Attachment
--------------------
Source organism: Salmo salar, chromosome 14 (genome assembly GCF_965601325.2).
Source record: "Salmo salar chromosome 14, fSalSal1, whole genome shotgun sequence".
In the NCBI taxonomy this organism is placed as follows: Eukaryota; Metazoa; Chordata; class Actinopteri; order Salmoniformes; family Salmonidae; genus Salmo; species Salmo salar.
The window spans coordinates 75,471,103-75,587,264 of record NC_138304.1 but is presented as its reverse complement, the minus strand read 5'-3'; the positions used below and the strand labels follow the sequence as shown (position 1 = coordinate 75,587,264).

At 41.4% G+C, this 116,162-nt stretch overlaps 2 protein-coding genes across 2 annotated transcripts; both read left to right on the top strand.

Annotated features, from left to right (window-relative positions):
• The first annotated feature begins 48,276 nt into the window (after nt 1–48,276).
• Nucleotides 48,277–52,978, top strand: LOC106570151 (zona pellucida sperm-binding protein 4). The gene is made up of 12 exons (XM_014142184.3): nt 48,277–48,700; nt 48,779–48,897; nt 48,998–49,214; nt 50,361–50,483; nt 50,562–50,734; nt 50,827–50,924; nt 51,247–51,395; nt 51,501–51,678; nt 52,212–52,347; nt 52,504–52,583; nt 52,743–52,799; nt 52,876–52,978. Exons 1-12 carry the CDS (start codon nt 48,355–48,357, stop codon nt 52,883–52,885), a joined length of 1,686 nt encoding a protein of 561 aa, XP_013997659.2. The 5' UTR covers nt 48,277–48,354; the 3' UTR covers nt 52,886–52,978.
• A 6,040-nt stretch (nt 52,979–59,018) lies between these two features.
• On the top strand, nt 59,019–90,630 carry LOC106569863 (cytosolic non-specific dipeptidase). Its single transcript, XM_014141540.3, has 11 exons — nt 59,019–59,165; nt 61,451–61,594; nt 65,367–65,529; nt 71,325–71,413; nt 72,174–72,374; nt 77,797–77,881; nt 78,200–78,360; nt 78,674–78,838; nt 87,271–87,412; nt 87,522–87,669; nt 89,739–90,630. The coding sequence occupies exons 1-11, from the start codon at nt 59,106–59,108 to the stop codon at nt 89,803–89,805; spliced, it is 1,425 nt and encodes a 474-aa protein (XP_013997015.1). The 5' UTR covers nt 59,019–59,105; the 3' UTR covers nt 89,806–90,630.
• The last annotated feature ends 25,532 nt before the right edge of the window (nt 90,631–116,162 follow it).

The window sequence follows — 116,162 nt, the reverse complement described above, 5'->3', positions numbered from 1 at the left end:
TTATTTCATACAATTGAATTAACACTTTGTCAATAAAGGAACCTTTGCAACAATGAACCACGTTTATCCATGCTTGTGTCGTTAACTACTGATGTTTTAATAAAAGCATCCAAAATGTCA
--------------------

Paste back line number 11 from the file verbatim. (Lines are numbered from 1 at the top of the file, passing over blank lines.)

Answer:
• The last annotated feature ends 25,532 nt before the right edge of the window (nt 90,631–116,162 follow it).